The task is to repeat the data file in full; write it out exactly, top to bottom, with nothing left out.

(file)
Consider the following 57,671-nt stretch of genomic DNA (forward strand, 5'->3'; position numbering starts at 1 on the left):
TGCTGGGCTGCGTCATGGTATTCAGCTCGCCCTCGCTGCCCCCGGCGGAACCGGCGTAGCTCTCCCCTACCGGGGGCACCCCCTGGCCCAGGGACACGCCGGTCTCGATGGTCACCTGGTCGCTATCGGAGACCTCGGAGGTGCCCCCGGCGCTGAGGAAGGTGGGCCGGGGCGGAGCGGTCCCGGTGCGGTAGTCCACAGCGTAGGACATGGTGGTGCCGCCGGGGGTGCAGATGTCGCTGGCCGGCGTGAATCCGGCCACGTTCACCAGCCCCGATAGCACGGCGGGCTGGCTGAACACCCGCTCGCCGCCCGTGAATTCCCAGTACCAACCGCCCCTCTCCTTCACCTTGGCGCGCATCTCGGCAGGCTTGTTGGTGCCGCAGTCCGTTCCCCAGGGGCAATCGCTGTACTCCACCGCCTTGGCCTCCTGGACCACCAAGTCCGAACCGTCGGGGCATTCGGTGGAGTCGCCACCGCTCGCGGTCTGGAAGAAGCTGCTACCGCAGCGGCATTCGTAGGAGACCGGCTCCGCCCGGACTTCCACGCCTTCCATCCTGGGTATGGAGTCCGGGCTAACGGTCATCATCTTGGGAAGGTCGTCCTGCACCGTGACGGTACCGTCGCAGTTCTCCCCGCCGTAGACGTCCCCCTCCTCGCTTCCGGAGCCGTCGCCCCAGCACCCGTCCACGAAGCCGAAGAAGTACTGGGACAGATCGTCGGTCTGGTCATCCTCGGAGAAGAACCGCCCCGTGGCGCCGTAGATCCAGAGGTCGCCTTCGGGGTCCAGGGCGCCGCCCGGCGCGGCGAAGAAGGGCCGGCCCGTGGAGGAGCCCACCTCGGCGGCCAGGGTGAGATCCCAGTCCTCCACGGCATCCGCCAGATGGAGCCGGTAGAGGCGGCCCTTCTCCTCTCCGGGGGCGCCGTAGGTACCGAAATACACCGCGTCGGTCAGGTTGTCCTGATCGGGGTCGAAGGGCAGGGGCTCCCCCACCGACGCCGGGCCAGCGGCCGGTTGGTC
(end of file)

Consider the following 57,671-nt stretch of genomic DNA (forward strand, 5'->3'; position numbering starts at 1 on the left):
TGCTGGGCTGCGTCATGGTATTCAGCTCGCCCTCGCTGCCCCCGGCGGAACCGGCGTAGCTCTCCCCTACCGGGGGCACCCCCTGGCCCAGGGACACGCCGGTCTCGATGGTCACCTGGTCGCTATCGGAGACCTCGGAGGTGCCCCCGGCGCTGAGGAAGGTGGGCCGGGGCGGAGCGGTCCCGGTGCGGTAGTCCACAGCGTAGGACATGGTGGTGCCGCCGGGGGTGCAGATGTCGCTGGCCGGCGTGAATCCGGCCACGTTCACCAGCCCCGATAGCACGGCGGGCTGGCTGAACACCCGCTCGCCGCCCGTGAATTCCCAGTACCAACCGCCCCTCTCCTTCACCTTGGCGCGCATCTCGGCAGGCTTGTTGGTGCCGCAGTCCGTTCCCCAGGGGCAATCGCTGTACTCCACCGCCTTGGCCTCCTGGACCACCAAGTCCGAACCGTCGGGGCATTCGGTGGAGTCGCCACCGCTCGCGGTCTGGAAGAAGCTGCTACCGCAGCGGCATTCGTAGGAGACCGGCTCCGCCCGGACTTCCACGCCTTCCATCCTGGGTATGGAGTCCGGGCTAACGGTCATCATCTTGGGAAGGTCGTCCTGCACCGTGACGGTACCGTCGCAGTTCTCCCCGCCGTAGACGTCCCCCTCCTCGCTTCCGGAGCCGTCGCCCCAGCACCCGTCCACGAAGCCGAAGAAGTACTGGGACAGATCGTCGGTCTGGTCATCCTCGGAGAAGAACCGCCCCGTGGCGCCGTAGATCCAGAGGTCGCCTTCGGGGTCCAGGGCGCCGCCCGGCGCGGCGAAGAAGGGCCGGCCCGTGGAGGAGCCCACCTCGGCGGCCAGGGTGAGATCCCAGTCCTCCACGGCATCCGCCAGATGGAGCCGGTAGAGGCGGCCCTTCTCCTCTCCGGGGGCGCCGTAGGTACCGAAATACACCGCGTCGGTCAGGTTGTCCTGATCGGGGTCGAAGGGCAGGGGCTCCCCCACCGACGCCGGGCCAGCGGCCGGTTGGTC